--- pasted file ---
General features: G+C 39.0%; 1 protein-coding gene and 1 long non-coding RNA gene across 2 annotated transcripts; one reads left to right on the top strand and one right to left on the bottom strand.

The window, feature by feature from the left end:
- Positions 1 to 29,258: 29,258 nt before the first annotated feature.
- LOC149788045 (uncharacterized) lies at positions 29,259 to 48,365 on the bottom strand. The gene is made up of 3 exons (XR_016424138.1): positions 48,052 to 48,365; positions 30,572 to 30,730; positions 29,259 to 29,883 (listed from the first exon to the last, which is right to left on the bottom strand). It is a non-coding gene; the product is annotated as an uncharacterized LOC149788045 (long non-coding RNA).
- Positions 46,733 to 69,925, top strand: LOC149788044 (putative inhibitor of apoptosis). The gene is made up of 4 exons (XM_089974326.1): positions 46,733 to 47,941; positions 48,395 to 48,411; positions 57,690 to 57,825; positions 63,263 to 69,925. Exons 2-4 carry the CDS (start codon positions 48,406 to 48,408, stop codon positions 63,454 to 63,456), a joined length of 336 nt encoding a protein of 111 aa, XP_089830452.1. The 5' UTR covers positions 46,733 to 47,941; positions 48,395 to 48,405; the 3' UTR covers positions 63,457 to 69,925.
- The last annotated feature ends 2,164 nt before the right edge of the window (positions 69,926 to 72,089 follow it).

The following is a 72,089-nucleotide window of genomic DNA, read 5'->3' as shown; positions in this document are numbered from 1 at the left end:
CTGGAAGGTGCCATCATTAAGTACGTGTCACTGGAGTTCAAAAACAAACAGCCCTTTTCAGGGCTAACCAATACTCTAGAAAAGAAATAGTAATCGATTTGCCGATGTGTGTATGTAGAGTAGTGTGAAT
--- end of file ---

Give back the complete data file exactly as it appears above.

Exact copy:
General features: G+C 39.0%; 1 protein-coding gene and 1 long non-coding RNA gene across 2 annotated transcripts; one reads left to right on the top strand and one right to left on the bottom strand.

The window, feature by feature from the left end:
- Positions 1 to 29,258: 29,258 nt before the first annotated feature.
- LOC149788045 (uncharacterized) lies at positions 29,259 to 48,365 on the bottom strand. The gene is made up of 3 exons (XR_016424138.1): positions 48,052 to 48,365; positions 30,572 to 30,730; positions 29,259 to 29,883 (listed from the first exon to the last, which is right to left on the bottom strand). It is a non-coding gene; the product is annotated as an uncharacterized LOC149788045 (long non-coding RNA).
- Positions 46,733 to 69,925, top strand: LOC149788044 (putative inhibitor of apoptosis). The gene is made up of 4 exons (XM_089974326.1): positions 46,733 to 47,941; positions 48,395 to 48,411; positions 57,690 to 57,825; positions 63,263 to 69,925. Exons 2-4 carry the CDS (start codon positions 48,406 to 48,408, stop codon positions 63,454 to 63,456), a joined length of 336 nt encoding a protein of 111 aa, XP_089830452.1. The 5' UTR covers positions 46,733 to 47,941; positions 48,395 to 48,405; the 3' UTR covers positions 63,457 to 69,925.
- The last annotated feature ends 2,164 nt before the right edge of the window (positions 69,926 to 72,089 follow it).

The following is a 72,089-nucleotide window of genomic DNA, read 5'->3' as shown; positions in this document are numbered from 1 at the left end:
CTGGAAGGTGCCATCATTAAGTACGTGTCACTGGAGTTCAAAAACAAACAGCCCTTTTCAGGGCTAACCAATACTCTAGAAAAGAAATAGTAATCGATTTGCCGATGTGTGTATGTAGAGTAGTGTGAAT